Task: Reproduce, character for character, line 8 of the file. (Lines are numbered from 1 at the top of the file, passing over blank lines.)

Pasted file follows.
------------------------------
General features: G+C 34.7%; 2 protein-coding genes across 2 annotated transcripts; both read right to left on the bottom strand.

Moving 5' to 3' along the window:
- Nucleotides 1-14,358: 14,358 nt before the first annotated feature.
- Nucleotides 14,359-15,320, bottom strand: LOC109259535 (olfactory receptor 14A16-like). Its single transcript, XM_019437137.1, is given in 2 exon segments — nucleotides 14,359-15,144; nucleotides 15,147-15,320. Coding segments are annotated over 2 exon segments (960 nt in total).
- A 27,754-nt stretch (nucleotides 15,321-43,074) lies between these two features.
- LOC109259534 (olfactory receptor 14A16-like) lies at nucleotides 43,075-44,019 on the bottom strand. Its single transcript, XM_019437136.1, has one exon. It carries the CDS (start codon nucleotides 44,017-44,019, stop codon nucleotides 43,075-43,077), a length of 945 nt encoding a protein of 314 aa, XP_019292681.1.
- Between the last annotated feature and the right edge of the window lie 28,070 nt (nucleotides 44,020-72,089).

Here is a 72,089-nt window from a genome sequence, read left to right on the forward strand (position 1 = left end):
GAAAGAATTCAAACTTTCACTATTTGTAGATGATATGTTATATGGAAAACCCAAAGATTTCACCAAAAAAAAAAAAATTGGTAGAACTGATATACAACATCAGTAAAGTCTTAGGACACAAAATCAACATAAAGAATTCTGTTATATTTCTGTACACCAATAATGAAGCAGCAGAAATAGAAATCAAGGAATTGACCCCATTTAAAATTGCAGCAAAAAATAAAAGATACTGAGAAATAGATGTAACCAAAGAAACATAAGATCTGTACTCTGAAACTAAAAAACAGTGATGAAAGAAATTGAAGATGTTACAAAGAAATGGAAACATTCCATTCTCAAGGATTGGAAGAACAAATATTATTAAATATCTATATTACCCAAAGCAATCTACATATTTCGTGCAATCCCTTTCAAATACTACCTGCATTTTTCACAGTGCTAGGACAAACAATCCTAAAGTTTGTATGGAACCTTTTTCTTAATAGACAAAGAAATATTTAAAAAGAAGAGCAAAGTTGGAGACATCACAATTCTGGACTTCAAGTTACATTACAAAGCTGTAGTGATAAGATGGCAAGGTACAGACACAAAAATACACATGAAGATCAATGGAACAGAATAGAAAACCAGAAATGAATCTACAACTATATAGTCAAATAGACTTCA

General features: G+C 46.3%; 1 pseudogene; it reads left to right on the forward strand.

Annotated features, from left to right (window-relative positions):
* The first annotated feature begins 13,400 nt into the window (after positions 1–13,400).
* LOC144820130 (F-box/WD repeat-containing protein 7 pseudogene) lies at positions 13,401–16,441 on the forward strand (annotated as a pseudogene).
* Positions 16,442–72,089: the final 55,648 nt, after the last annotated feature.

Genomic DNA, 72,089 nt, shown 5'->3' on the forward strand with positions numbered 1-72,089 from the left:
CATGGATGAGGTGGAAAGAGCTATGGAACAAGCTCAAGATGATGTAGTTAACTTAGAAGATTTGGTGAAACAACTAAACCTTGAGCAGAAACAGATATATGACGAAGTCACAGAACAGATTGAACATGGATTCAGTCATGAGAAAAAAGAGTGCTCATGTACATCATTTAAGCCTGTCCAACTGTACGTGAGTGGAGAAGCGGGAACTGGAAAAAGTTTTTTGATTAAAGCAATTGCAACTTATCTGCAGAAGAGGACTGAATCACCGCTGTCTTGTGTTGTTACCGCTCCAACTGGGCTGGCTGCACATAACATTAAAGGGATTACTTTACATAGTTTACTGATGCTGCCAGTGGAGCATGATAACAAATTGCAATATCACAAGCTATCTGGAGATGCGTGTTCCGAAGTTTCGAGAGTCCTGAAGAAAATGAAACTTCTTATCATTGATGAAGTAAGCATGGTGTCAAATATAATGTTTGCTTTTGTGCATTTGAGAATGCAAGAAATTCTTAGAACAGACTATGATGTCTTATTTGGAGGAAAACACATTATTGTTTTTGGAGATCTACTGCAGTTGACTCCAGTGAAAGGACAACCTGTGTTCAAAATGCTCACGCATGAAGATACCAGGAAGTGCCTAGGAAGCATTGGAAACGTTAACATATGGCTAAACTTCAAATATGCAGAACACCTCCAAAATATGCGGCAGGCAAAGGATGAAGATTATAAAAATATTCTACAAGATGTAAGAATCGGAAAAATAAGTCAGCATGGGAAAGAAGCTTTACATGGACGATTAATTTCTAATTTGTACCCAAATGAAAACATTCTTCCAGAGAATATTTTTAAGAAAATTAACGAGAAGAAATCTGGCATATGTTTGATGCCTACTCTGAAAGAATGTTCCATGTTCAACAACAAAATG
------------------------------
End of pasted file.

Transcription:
Here is a 72,089-nt window from a genome sequence, read left to right on the forward strand (position 1 = left end):